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Small Business Owners, Local Unions, Workers, Rally Together

MIDDLETOWN – On Thursday, March 9th, the Raise Up NY Coalition and member For the Many rallied with Teamsters Joint Council 16, CWA Local 1120, minimum wage workers, and small business owners outside Middletown City Hall in support of the Raise the Wage Act (S1978A/A2204A), which would raise New York’s minimum wage to $21.25 by 2027 and index it to inflation. Speakers demanded that State Senator James Skoufis co-sponsor this critical piece of legislation. (After a press advisory was sent on Friday, Assemblymember Aileen Gunther relayed that she would co-sponsor the bill.)

The Raise the Wage Act is supported by 89% of Mid-Hudson Valley voters, more than any other region in the state. Statewide, that includes 89% of Democrats, 82% of Independents, and 65% of Republicans. Despite this, Skoufis is one of the last Hudson Valley Democrats not signed onto the legislation.

Upstate workers would stand to gain the most under this proposal; the upstate minimum wage only increased to $14.20 a few months ago. Raise the Wage would benefit 2.9 million New Yorkers, and put an average annual raise of $3,300 in their pockets, or an additional $63 per week. By comparison, Governor Hochul’s proposal—which would only index it to inflation—would increase wages by an average of barely $13 per week.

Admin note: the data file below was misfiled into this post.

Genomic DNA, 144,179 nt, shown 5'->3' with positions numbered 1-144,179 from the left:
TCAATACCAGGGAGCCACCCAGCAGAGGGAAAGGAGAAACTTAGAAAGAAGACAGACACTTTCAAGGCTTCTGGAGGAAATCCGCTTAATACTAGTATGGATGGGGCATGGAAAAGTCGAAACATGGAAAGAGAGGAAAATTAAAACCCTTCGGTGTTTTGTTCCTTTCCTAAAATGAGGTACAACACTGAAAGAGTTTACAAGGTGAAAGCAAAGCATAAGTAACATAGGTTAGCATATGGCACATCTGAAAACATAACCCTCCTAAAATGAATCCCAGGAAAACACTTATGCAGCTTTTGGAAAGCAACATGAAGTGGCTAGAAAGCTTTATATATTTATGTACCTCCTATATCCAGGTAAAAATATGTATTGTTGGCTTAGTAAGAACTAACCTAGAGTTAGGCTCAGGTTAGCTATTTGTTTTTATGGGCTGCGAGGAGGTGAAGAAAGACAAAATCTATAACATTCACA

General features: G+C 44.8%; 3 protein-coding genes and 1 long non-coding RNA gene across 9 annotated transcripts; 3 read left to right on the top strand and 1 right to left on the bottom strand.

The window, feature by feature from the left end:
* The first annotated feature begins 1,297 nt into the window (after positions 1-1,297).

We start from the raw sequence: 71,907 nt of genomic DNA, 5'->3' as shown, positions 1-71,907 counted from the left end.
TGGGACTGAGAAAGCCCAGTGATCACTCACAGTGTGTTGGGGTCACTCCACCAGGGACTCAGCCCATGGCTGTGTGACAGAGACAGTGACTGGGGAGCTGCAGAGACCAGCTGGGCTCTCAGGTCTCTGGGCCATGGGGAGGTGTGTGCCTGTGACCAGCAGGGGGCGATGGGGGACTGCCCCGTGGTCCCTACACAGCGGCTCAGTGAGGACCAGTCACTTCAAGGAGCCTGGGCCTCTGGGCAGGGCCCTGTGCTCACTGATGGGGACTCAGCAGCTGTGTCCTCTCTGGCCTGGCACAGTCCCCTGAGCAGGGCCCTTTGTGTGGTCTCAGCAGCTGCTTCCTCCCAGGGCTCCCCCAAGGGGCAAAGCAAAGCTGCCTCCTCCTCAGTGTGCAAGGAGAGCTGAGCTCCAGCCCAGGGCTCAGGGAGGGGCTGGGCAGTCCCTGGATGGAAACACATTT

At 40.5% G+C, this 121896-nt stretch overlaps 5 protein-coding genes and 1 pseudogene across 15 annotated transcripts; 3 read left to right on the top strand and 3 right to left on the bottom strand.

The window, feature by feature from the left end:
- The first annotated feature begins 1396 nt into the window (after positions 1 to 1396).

Cities like Seattle, San Francisco, Denver, and Washington, D.C. are already raising their minimum wages to around $20 in response to the sky-rocketing cost of living and states like Massachusetts and Vermont are proposing the same. Raising the minimum wage to at least $21.25 by 2027 is necessary to help address the worst cost-of-living crisis New Yorkers have experienced in 40 years, and will have similar impacts as the Fight for $15—which substantially increased earnings without resulting in any job loss.

Five independent studies have found that New York’s 2016 legislation, which raised the minimum wage to $15, led to historic reductions in poverty and earnings inequality in New York without hurting job growth. In fact, both upstate and down, jobs in New York grew at least as fast, and in many cases faster, than they did in similar counties in states that didn’t raise the minimum wage during that period. Raising the minimum wage also boosted sales at local businesses across New York and helped businesses keep their employees, saving them recruitment and retention costs.



For too long, greedy corporations, billionaires, and political elites have used their wealth and power to rig our country against us. We’re fighting to put power back in our hands.